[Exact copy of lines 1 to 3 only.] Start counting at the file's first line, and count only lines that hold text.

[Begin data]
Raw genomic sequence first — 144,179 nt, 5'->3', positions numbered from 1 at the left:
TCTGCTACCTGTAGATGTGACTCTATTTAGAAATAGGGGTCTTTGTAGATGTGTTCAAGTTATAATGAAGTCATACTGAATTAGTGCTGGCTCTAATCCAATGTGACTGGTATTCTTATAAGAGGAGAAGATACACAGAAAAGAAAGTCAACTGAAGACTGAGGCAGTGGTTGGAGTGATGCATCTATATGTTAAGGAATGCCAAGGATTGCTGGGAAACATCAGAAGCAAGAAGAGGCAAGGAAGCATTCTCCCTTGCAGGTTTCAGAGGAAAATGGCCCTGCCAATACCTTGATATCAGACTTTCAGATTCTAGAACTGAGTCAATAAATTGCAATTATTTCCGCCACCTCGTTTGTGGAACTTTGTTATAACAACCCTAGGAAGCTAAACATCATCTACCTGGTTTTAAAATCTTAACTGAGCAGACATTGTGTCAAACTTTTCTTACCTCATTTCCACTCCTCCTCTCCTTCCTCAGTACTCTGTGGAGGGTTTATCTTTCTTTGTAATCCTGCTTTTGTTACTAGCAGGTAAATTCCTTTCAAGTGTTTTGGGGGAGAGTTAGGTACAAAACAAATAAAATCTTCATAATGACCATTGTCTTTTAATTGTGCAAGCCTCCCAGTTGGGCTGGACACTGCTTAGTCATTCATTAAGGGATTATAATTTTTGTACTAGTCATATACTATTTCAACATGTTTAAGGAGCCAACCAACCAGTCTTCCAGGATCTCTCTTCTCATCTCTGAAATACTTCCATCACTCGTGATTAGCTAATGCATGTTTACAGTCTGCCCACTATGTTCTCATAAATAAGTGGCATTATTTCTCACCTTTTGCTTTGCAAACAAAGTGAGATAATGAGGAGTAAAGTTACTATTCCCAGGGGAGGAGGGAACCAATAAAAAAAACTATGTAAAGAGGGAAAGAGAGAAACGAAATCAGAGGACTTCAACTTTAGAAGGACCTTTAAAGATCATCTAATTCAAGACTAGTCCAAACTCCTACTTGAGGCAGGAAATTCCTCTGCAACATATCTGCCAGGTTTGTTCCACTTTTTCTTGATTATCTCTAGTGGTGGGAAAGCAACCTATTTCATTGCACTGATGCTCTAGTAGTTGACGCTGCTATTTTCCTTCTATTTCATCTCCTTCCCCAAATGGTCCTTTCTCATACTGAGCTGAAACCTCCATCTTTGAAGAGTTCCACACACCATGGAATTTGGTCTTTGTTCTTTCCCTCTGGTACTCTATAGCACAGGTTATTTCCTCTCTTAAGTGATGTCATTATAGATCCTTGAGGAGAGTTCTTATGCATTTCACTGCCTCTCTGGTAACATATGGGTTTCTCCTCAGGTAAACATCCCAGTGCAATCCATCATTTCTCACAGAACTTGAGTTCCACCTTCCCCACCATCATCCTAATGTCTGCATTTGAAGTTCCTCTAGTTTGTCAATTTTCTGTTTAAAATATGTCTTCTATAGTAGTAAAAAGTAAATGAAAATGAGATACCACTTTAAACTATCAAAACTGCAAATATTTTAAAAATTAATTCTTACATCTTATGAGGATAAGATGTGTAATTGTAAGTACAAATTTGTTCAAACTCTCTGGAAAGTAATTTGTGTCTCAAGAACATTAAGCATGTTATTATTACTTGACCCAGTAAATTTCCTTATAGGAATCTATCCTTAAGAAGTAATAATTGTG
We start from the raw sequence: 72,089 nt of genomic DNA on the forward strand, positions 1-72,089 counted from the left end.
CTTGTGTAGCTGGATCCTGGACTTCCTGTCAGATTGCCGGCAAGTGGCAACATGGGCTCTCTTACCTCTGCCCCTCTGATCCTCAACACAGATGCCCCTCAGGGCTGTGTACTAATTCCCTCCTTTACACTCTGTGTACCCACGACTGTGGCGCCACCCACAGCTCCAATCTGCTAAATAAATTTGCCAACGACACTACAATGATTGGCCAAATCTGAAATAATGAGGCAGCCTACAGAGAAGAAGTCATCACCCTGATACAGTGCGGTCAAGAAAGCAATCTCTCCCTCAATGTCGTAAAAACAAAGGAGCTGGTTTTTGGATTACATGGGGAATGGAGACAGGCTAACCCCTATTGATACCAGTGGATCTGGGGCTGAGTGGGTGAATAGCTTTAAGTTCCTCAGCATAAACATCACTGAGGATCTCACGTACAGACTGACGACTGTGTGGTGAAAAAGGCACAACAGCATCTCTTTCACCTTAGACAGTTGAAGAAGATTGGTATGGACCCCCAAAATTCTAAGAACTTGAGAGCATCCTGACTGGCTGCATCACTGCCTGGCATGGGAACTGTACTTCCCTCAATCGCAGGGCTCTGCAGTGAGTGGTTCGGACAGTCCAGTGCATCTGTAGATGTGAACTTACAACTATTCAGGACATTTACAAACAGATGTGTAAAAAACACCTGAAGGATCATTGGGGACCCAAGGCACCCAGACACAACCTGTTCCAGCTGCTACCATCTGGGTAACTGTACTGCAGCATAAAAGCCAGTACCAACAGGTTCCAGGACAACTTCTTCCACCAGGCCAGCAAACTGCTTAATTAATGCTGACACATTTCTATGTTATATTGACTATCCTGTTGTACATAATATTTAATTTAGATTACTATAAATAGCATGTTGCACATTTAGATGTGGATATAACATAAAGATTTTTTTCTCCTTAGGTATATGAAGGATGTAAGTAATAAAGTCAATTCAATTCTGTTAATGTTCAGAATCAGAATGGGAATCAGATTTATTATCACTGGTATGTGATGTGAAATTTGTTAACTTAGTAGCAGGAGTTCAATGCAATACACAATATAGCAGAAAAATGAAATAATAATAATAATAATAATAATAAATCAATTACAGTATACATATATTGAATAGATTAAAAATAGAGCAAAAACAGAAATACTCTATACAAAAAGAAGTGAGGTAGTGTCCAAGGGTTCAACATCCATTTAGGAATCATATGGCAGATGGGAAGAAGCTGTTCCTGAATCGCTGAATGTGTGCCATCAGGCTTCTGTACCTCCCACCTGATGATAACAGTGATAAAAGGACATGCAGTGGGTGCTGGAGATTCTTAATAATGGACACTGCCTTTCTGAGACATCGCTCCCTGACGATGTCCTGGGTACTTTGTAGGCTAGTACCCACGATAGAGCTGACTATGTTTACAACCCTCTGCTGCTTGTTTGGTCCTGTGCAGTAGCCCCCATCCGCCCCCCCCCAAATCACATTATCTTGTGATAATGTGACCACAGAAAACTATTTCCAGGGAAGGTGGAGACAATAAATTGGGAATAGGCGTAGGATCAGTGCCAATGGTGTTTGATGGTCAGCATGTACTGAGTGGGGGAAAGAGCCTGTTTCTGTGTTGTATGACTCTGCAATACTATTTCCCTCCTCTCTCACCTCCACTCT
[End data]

Raw genomic sequence first — 144,179 nt, 5'->3', positions numbered from 1 at the left:
TCTGCTACCTGTAGATGTGACTCTATTTAGAAATAGGGGTCTTTGTAGATGTGTTCAAGTTATAATGAAGTCATACTGAATTAGTGCTGGCTCTAATCCAATGTGACTGGTATTCTTATAAGAGGAGAAGATACACAGAAAAGAAAGTCAACTGAAGACTGAGGCAGTGGTTGGAGTGATGCATCTATATGTTAAGGAATGCCAAGGATTGCTGGGAAACATCAGAAGCAAGAAGAGGCAAGGAAGCATTCTCCCTTGCAGGTTTCAGAGGAAAATGGCCCTGCCAATACCTTGATATCAGACTTTCAGATTCTAGAACTGAGTCAATAAATTGCAATTATTTCCGCCACCTCGTTTGTGGAACTTTGTTATAACAACCCTAGGAAGCTAAACATCATCTACCTGGTTTTAAAATCTTAACTGAGCAGACATTGTGTCAAACTTTTCTTACCTCATTTCCACTCCTCCTCTCCTTCCTCAGTACTCTGTGGAGGGTTTATCTTTCTTTGTAATCCTGCTTTTGTTACTAGCAGGTAAATTCCTTTCAAGTGTTTTGGGGGAGAGTTAGGTACAAAACAAATAAAATCTTCATAATGACCATTGTCTTTTAATTGTGCAAGCCTCCCAGTTGGGCTGGACACTGCTTAGTCATTCATTAAGGGATTATAATTTTTGTACTAGTCATATACTATTTCAACATGTTTAAGGAGCCAACCAACCAGTCTTCCAGGATCTCTCTTCTCATCTCTGAAATACTTCCATCACTCGTGATTAGCTAATGCATGTTTACAGTCTGCCCACTATGTTCTCATAAATAAGTGGCATTATTTCTCACCTTTTGCTTTGCAAACAAAGTGAGATAATGAGGAGTAAAGTTACTATTCCCAGGGGAGGAGGGAACCAATAAAAAAAACTATGTAAAGAGGGAAAGAGAGAAACGAAATCAGAGGACTTCAACTTTAGAAGGACCTTTAAAGATCATCTAATTCAAGACTAGTCCAAACTCCTACTTGAGGCAGGAAATTCCTCTGCAACATATCTGCCAGGTTTGTTCCACTTTTTCTTGATTATCTCTAGTGGTGGGAAAGCAACCTATTTCATTGCACTGATGCTCTAGTAGTTGACGCTGCTATTTTCCTTCTATTTCATCTCCTTCCCCAAATGGTCCTTTCTCATACTGAGCTGAAACCTCCATCTTTGAAGAGTTCCACACACCATGGAATTTGGTCTTTGTTCTTTCCCTCTGGTACTCTATAGCACAGGTTATTTCCTCTCTTAAGTGATGTCATTATAGATCCTTGAGGAGAGTTCTTATGCATTTCACTGCCTCTCTGGTAACATATGGGTTTCTCCTCAGGTAAACATCCCAGTGCAATCCATCATTTCTCACAGAACTTGAGTTCCACCTTCCCCACCATCATCCTAATGTCTGCATTTGAAGTTCCTCTAGTTTGTCAATTTTCTGTTTAAAATATGTCTTCTATAGTAGTAAAAAGTAAATGAAAATGAGATACCACTTTAAACTATCAAAACTGCAAATATTTTAAAAATTAATTCTTACATCTTATGAGGATAAGATGTGTAATTGTAAGTACAAATTTGTTCAAACTCTCTGGAAAGTAATTTGTGTCTCAAGAACATTAAGCATGTTATTATTACTTGACCCAGTAAATTTCCTTATAGGAATCTATCCTTAAGAAGTAATAATTGTG
We start from the raw sequence: 72,089 nt of genomic DNA on the forward strand, positions 1-72,089 counted from the left end.